Tuesday, November 22, 2011

Japanese Cedar Longhorned Beetle Found in Maryland

Pest Alert: Japanese Cedar Longhorned Beetle Found in Maryland For The First Time

From: Bob Trumbule, Entomologist, Maryland Department of Agriculture Plant Protection and Weed Management      

Japanese Cedar Longhorned Beetle, Callidiellum rufipenne, has been found and identification confirmed in Maryland for the first time. It was found on Cryptomeria japonica 'Yoshino' planted in the Severn area of Anne Arundel County. Identification was made by Gaye Williams and has been confirmed by SEL. We have been in contact with the Department of Agriculture of the out of state supplier of the nursery stock to see if the problem started there and are currently performing a survey in Maryland to determine whether it is established in the area where the infested stock was planted. Further information will be forthcoming as we get it.

Be on the lookout for this pest. It was detected due to dieback of leaders and branches of the infested plant material. Fully developed adult beetles were found in tunnels in the infested plants.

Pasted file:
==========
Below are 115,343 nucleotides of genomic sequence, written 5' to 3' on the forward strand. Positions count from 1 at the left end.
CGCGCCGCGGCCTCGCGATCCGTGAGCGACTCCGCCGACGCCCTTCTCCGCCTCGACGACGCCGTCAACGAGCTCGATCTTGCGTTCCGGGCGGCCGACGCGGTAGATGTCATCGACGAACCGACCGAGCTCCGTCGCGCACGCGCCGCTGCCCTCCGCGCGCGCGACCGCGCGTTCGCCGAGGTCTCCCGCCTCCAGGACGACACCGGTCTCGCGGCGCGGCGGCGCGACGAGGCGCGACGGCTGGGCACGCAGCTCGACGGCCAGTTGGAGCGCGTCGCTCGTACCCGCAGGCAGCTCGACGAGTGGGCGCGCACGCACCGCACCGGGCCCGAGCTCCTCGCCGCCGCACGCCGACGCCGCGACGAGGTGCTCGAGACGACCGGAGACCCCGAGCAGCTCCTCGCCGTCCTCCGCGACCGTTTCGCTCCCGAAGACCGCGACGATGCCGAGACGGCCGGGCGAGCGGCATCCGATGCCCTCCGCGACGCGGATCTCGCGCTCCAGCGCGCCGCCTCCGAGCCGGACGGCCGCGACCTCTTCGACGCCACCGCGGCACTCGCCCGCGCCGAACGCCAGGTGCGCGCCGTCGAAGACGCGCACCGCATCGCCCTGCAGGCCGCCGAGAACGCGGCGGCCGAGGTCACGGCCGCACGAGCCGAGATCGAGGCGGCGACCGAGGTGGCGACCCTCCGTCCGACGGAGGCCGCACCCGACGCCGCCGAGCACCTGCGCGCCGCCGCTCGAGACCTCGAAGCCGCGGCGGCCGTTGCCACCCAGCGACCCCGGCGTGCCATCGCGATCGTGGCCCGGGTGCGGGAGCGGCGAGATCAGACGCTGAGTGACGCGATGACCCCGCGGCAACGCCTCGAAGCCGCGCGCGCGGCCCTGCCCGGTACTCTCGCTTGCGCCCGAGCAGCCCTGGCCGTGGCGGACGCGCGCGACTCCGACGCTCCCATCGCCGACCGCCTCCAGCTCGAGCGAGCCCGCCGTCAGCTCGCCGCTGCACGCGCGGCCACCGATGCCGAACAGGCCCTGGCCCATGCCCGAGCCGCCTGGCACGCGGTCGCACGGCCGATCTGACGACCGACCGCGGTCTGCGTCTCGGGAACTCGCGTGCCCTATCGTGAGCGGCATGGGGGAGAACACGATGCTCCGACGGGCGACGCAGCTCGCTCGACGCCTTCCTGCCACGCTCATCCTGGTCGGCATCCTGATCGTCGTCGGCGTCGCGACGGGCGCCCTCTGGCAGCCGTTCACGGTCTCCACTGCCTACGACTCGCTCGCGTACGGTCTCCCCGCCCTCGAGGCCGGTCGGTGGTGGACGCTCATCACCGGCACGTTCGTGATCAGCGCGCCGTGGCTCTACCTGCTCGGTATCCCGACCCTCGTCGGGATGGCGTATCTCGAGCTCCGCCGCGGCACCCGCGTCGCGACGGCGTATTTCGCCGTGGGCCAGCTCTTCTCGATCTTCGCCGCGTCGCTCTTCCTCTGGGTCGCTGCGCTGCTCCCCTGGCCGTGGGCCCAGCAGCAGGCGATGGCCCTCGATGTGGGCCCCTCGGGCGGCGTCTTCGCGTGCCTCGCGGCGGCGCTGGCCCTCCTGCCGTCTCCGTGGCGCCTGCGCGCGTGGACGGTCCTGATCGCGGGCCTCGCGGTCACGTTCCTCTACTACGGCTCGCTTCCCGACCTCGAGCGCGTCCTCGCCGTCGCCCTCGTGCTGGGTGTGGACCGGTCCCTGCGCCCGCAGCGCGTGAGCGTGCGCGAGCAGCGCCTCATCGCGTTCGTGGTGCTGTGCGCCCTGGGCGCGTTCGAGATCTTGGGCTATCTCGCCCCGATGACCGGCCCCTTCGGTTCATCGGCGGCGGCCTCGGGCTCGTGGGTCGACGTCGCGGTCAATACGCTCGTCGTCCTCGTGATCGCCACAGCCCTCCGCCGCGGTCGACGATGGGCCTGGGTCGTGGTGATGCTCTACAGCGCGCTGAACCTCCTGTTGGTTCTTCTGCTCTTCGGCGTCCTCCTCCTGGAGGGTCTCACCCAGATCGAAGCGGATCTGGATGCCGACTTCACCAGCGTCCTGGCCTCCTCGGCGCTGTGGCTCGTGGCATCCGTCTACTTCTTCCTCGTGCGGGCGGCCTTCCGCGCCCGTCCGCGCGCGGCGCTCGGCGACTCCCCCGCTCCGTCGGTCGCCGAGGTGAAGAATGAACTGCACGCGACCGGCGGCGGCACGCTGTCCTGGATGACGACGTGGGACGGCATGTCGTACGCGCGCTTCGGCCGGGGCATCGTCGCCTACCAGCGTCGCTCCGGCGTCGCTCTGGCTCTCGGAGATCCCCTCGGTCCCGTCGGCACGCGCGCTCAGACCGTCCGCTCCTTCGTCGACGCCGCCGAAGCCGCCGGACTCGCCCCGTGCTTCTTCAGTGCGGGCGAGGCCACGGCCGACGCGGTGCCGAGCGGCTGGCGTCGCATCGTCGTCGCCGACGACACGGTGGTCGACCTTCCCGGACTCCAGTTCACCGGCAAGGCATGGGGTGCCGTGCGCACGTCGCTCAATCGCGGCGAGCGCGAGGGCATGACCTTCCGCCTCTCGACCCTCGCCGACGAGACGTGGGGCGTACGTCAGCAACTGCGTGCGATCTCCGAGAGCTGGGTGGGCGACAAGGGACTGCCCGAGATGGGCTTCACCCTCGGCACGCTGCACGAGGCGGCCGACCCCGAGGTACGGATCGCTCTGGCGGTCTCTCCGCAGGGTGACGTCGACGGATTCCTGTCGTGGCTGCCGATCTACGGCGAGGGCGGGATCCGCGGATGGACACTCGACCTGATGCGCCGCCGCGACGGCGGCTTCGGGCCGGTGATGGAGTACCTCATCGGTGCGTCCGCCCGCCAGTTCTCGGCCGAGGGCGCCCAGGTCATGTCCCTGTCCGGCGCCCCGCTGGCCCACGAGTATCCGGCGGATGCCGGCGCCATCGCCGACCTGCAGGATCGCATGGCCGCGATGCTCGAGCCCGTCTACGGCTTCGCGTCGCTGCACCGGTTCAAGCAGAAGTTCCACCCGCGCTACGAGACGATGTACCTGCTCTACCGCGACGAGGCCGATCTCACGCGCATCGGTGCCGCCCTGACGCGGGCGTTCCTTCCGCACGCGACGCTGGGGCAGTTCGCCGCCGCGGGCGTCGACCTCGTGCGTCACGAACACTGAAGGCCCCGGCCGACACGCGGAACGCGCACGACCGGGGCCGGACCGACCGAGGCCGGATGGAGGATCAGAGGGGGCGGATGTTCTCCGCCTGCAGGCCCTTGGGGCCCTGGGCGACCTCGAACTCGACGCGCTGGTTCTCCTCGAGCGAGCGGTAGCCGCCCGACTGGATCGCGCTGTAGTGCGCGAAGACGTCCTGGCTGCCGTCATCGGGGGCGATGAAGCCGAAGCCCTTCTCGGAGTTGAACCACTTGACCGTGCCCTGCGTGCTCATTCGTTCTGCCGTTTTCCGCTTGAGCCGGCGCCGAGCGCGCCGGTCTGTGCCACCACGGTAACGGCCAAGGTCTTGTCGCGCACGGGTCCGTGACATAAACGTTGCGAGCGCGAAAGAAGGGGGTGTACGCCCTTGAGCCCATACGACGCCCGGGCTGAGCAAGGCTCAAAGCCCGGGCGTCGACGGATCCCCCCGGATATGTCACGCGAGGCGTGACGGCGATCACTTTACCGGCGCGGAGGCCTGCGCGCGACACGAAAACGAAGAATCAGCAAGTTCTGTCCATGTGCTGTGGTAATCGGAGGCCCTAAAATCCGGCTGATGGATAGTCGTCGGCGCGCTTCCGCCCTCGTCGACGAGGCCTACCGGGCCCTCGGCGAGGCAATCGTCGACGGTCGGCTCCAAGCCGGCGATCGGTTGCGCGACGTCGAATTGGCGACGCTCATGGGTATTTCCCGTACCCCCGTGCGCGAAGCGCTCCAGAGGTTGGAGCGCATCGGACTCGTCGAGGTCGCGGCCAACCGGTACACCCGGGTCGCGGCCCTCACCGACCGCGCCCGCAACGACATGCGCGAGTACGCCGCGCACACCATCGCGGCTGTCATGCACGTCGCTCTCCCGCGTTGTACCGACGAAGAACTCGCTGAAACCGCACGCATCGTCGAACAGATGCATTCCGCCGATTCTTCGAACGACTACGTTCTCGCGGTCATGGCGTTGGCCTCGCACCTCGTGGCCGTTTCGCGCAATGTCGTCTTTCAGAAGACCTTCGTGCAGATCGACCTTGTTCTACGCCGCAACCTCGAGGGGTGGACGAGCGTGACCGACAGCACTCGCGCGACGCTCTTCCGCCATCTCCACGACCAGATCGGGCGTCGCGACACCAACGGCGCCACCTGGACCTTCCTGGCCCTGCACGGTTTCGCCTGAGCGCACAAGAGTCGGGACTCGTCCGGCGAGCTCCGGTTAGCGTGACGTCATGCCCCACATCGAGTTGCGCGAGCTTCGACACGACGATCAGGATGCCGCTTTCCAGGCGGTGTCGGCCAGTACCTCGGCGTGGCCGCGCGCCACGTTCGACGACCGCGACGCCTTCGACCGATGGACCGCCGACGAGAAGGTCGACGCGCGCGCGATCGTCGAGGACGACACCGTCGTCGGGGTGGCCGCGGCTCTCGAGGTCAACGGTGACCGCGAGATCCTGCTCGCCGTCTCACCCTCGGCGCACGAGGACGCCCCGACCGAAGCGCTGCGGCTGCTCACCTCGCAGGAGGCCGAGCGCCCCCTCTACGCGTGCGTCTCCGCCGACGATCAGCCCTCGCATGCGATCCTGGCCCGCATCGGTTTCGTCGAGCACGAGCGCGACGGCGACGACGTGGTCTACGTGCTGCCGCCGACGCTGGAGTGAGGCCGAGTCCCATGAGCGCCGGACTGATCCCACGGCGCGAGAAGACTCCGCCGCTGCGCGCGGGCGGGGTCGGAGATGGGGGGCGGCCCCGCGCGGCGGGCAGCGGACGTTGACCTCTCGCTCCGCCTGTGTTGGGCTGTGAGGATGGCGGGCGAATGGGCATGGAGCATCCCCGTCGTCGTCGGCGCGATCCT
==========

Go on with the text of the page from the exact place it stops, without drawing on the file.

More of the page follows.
Please feel free to contact me (
Bob Trumbule)) with any questions  

1 comment:

John Peter Thompson said...

Faith Campbell at phytodoer@aol.com writes: " a description of the situation re: the Japanese cedar longhorned beetle which I wrote in 2002:
During the 1970s and early 1980s, the Japanese cedar longhorned beetle (Callidiellum rufipenne) was intercepted frequently by APHIS in wood packaging material (SWPM). However, because a 1982 risk assessment concluded that the beetle feeds only on dead or dying material, APHIS stopped considering the species to be a quarantine pest. In 1997-1998, the insect was discovered feeding on live arborvitae in Connecticut. By spring 2000, the beetle had been located in several sites from Rhode Island to New Jersey, and in North Carolina. APHIS immediately restored the insect’s status as a quarantine pest. Further study has shown that the beetle feeds on more than nine genera of conifers, including firs, junipers, and pines. Despite the absence of interceptions records for the period 1982-1998 (when it was not considered a “quarantine pest”), the Japanese cedar longhorned beetle was one of the most frequently intercepted species entering on SWPM before implementation of the international standard requiring that SWPM be treated (2006). Another possible pathway of introduction is nursery stock – as appears to have been the case in this instance. "